This I say, therefore, and testify in the Lord, that you should no longer walk [live your life] as the rest of the Gentiles walk, in the futility of their mind, having their understanding darkened, being alienated from the life of God, because of the ignorance that is in them, because of the blindness of their heart. . . .

Is it twisting these verses to say that Paul is commanding these converted and already-saved people to work to sacrifice their lives as Christ did? Doing what he commands takes the work of consciously praying, studying, investigating, and meditating on God's Word to remove a person's ignorance and blindness. It also takes the additional hard work of resisting Satan, human nature, and the world to implement what is learned into daily life.

Such labor will be very pleasing to God, but in no way does it earn us salvation! Moreover, this is clearly obeying God's command. Even though it is not one of the Ten Commandments, it nonetheless expresses God's will for His children after they have been saved from past sins.

John W. Ritenbaugh
Is the Christian Required to Do Works? (Part One)

Revelation 2:2

The implication from Revelation 2:2, 7 is that the works of which Christ is concerned are the works of overcoming—overcoming human nature or, as in I John 2:15-17, overcoming "the lust of the flesh, the lust of eyes, and the pride of life." In addition, we must work to overcome the persecutions, deceits, and persuasions of Satan and the influences of the world.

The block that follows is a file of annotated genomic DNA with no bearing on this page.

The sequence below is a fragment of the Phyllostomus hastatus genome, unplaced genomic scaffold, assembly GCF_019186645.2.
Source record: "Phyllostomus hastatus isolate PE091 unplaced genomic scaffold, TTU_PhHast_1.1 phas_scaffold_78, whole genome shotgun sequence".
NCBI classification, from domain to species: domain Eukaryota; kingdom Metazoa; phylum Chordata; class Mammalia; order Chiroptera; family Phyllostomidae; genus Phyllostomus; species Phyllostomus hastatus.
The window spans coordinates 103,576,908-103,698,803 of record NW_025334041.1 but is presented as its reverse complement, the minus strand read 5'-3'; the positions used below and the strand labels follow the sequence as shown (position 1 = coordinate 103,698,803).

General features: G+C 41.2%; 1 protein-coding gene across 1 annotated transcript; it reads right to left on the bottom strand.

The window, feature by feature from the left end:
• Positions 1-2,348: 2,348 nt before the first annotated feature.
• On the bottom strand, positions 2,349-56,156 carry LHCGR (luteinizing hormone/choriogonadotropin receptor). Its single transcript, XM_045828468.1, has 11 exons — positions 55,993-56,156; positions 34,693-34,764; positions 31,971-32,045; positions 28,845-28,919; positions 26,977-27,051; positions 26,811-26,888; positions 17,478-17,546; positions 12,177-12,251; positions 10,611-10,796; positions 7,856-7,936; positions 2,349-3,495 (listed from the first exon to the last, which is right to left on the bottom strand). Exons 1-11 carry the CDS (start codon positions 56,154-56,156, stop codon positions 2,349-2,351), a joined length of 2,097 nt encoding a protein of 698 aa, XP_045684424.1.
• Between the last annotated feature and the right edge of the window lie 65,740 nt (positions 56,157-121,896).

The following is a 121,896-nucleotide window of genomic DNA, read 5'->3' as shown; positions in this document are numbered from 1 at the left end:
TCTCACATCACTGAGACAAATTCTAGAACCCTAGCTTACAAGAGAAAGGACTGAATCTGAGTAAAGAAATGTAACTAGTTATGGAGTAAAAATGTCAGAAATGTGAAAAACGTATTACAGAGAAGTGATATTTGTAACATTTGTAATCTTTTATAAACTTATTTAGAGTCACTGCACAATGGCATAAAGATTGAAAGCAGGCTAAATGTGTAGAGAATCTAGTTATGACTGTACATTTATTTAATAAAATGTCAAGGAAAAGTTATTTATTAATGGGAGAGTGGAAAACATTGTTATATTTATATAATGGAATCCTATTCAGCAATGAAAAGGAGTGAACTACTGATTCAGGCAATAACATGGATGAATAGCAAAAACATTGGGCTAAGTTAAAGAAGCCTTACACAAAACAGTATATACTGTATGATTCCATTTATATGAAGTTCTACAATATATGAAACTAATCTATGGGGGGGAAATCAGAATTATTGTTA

Using God's love is hard work because there is a constant downward pull in these three areas: the self, the world, and Satan. The influence to go that way is always there. It is constant.

It was no accident, no coincidence, that Christ places the message to Ephesus first in order, and that its subject is love in context with overcoming. Christ says in John 14:15, "If you love Me, keep My commandments." It takes the love of God to keep the commandments in the spirit—in their intent—and it is love working and active when they are kept. I John 5:3 says, "This is the love of God, that you keep His commandments." So, when we keep His commandments, we are expressing love. It is working, in action.

If a person's love for Christ—keeping the commandments—diminishes, what happens? If the love for Christ diminishes, does that not imply the keeping the commandments will be less frequent? Doing the right works will begin to diminish. Here is the connection between love and right works. If the love is present, the right works will be produced.

If a person loses his love for Christ altogether, he is in bad trouble—"Goodbye, Christianity! Sayonara!" That is the end.

John W. Ritenbaugh
Loving Christ and Revelation 2:1-7


 




The Berean: Daily Verse and Comment

The Berean: Daily Verse and Comment

Sign up for the Berean: Daily Verse and Comment, and have Biblical truth delivered to your inbox. This daily newsletter provides a starting point for personal study, and gives valuable insight into the verses that make up the Word of God. See what over 145,000 subscribers are already receiving each day.

Email Address:

   
Leave this field empty

We respect your privacy. Your email address will not be sold, distributed, rented, or in any way given out to a third party. We have nothing to sell. You may easily unsubscribe at any time.
 A | B | C | D | E | F | G | H | I | J | K | L | M | N | O | P | Q | R | S | T | U | V | W | X | Y | Z
©Copyright 1992-2020 Church of the Great God.   Contact C.G.G. if you have questions or comments.
Share this on FacebookEmailPrinter version
Close
E-mail This Page